Friday, December 20, 2013

2013 Motorsports Recap! Part One

Hello boys and girls!  It's been a while but don't fear, I come bringing good tidings of old motorsports of 2013!  I stockpiled clips of racing during the whole year to fill your warm fireplaces with joy in this abstinence of race cars this frigid winter.  Ok, let's get it on, I got a lot of catching up to do.

First we will we start with IndyCar.  No, not the Indy 500, but close to it.  This is the Firestone Indy Lights race held on May 24th, two days before the Indy 500.  It's like the Minor League of IndyCar.  But this race had one of the best finishes in history.  It must be watched.  You will never see four cars outside of NASCAR finish this close to each other in a long time.

Once you're done pissing yourself, it's time to move on to May 26th!  Alright, this is the 97th running of the Indianapolis 500, the greatest spectacle of motorsports.  You win the Indy 500, you are a legend among drivers regardless of your other feats as your name goes on that hefty trophy for all time.  Even if you aren't a full-time IndyCar driver, you can still participate for the glory of racing.

This year, the honor goes to a Mr. Tony Kanaan of Brazil.  It was arguably one of the best runnings of the Indy 500 of all time because there were a grand total of 64 lead changes (among 14 different leaders), which eclipsed the previous record of 34 set last year.  While it was exciting, the race ended under a yellow flag because Dario Franchitti wrecked with three laps to go.  Since IndyCar doesn't do Green-White-Checkered finishes like NASCAR (which means you run the 200 laps and no more than that), the race unenthusiastically ends with the cars puttering across the finish line.

There are implications to this.  Kanaan and his rivals, primarily Carlos Munoz and Ryan Hunter-Reay, were exchanging the lead every couple of laps so it was basically a crapshoot going into the final 5-10 laps.  This is because in IndyCar (and not NASCAR), there are rules against blocking faster cars more than once.  If a faster car is about to pass and you can't outrun him, you may only move to block him ONCE, afterwards you give him the right of way or else you're penalized.  Since the cars are so close, they were able to draft and pass each other continuously.  Therefore, had Franchitti not wrecked with three laps to go, Kanaan might've surrendered the lead to Munoz or Hunter-Reay and lost the race.  But no, Franchitti sealed his fate and thus will be receiving a Christmas card by a certain someone this year, I bet.

Vin Diesel's Brazilian cousin.

Now, this finish-under-caution wouldn't be such a downer except for the fact it has happened in the three of the last four Indy 500's with the odd man out actually involving a crash as well but no caution (J.R. Hildebrand's chokejob).  So basically it's "Wreckers or Checkers."  Can't blame 'em cause winning the Indy 500 is the highlight of your career.  But still, I kinda wish they had the GWC finishes like NASCAR does.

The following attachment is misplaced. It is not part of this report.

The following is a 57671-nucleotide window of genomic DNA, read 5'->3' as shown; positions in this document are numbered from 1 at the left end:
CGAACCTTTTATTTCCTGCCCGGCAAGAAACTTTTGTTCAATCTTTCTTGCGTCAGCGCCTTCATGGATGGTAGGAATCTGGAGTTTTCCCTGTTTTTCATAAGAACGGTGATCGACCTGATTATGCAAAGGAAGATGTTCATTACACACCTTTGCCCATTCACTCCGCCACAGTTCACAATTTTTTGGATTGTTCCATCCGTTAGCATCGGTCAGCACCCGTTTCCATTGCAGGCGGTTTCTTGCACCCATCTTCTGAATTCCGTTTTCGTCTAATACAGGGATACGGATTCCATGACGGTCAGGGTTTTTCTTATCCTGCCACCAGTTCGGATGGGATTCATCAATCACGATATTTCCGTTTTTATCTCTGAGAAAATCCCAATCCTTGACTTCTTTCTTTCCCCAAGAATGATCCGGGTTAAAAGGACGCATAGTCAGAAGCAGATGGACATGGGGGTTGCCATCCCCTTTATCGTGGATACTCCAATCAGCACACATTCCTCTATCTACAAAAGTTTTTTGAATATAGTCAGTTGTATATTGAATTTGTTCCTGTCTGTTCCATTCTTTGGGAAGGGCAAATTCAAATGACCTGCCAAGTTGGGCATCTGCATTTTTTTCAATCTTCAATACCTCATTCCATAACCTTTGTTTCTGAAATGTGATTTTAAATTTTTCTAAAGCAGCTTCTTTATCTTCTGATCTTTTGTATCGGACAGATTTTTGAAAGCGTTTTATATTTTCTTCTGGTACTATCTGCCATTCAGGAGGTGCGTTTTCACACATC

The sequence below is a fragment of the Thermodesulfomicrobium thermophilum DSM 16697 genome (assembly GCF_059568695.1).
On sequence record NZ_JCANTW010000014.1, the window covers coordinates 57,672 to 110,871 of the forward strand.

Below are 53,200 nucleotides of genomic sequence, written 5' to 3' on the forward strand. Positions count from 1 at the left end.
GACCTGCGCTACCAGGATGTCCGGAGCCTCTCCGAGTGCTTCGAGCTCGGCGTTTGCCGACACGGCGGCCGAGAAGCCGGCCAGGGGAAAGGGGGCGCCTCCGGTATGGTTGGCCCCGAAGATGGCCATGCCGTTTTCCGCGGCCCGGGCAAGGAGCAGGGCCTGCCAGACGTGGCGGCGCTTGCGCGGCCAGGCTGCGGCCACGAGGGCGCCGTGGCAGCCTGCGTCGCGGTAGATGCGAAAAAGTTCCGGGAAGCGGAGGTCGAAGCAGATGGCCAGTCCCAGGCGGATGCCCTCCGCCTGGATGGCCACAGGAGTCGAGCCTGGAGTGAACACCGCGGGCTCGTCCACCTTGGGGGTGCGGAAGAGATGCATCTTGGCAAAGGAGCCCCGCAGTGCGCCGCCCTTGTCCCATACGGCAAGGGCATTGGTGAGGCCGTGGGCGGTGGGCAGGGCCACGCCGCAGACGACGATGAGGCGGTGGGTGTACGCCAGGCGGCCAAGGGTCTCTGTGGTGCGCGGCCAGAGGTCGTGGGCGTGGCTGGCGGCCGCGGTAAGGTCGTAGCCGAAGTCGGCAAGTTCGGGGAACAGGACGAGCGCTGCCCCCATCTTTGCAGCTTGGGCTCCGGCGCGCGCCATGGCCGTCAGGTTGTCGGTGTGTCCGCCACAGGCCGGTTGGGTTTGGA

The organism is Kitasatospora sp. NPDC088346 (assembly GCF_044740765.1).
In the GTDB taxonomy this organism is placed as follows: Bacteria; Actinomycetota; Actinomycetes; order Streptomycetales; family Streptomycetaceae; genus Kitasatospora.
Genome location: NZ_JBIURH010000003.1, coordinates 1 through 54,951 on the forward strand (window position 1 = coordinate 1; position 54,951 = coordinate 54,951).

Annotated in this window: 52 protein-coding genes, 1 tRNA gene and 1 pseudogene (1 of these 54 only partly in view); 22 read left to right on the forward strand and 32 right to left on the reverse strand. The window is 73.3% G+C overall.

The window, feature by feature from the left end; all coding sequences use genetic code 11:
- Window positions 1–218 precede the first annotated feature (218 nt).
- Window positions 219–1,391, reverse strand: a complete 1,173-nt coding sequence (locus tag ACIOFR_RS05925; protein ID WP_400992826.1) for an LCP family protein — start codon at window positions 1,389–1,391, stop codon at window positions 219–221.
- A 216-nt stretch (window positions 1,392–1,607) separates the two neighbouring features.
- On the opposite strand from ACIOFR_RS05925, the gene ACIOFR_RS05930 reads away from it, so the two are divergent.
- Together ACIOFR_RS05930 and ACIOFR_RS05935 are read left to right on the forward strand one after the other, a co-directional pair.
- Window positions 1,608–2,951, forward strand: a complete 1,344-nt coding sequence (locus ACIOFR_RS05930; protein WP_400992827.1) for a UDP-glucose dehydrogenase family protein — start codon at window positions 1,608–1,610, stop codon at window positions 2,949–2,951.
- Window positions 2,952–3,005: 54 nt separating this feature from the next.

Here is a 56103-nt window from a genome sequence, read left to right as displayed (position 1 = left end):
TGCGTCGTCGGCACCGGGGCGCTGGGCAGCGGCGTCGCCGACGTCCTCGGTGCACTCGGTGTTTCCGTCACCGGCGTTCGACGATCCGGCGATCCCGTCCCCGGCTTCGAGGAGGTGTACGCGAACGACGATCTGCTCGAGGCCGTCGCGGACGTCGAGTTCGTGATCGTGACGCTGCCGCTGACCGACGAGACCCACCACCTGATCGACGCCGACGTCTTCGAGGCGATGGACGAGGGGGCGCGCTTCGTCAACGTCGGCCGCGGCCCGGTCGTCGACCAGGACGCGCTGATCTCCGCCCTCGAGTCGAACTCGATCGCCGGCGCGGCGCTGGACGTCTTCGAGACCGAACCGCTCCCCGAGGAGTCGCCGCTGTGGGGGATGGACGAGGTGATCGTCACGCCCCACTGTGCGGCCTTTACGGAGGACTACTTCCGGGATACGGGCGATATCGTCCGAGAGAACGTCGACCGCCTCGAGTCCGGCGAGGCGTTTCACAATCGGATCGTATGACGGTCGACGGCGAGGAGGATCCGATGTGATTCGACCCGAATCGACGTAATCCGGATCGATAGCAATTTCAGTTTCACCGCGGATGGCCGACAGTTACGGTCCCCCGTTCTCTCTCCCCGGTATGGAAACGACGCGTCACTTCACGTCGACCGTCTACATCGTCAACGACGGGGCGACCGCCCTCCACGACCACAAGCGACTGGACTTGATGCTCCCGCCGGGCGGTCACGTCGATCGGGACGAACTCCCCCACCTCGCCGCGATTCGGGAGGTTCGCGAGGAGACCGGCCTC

Later that day, there was the Coke 600 in Charlotte, the longest race of the NASCAR season.  And the commentators were dumping all over IndyCar for not implementing the GWC finish.  Okay, fine, they make a valid point.  But then they take a text message poll, "Which race is harder to win, the Indy 500 or the Coke 600?"  At that point, I think I shit myself.  Now, I love my NASCAR and can understand the 600 miles are so taxing, but the Indy 500 is the BIGGEST RACE IN THE WORLD and I think tacking on an extra 100 miles (in slower cars too) isn't enough to make it harder than the Indy 500, I'm sorry guys.

As for Formula 1, Monaco was boring and I was too sleepy to pay attention (it aired at 3 am in Florida).  All I remember is Pastor Maldonado being popped like a pimple.  Monaco is apparently too tight to be competitive anymore.

Now, back to NASCAR.  Because I love NASCAR even if it sucks.  A week before the Coke 600, NASCAR holds a mid-season All-Star Race.  It's worth zero season points but it has a million dollar prize for the winner.  It's a short race (90 laps, 135 miles) with four forced cautions to split up the monotony (why???).  It's balls-out racing and there's no teamwork here so cut your opponents off Mario-Kart style for the bookoo bucks!!

Listen to the cool-ass music.  Anyway, this year there were 22 drivers with 21 of them being selected by certain merits--having the most points in the season, winning at least one race, or winning the pre-race event beforehand (the pub all-star event against crappy slow cars who don't stand a chance).  Also, there's room for one additional driver who wins the "fan vote."  Take a wild guess who got into the race this year?  Huh?  From Jasper, Illinois, it's Danica Patrick.  She finished 20th.  And Jimmie Johnson finished first.  OF COURSE, WHAT DID YOU EXPECT???

Now, to dump on NASCAR some more, let's take a look at Tony Kanaan and Jimmie Johnson who won both their respective races.  Jimmie Johnson won $1,000,000.  Want to take a guess what Tony Kanaan won? $2,353,355, a 2014 Corvette Pace Car, and 2014 regular Corvette, and the most fabled race trophy in auto racing.

Go home NASCAR, you're drunk.

Oh boy...there's so many more videos left to show you so I'm going to call it a day for now and post the rest later!  I promise.  Cya tomorrow!

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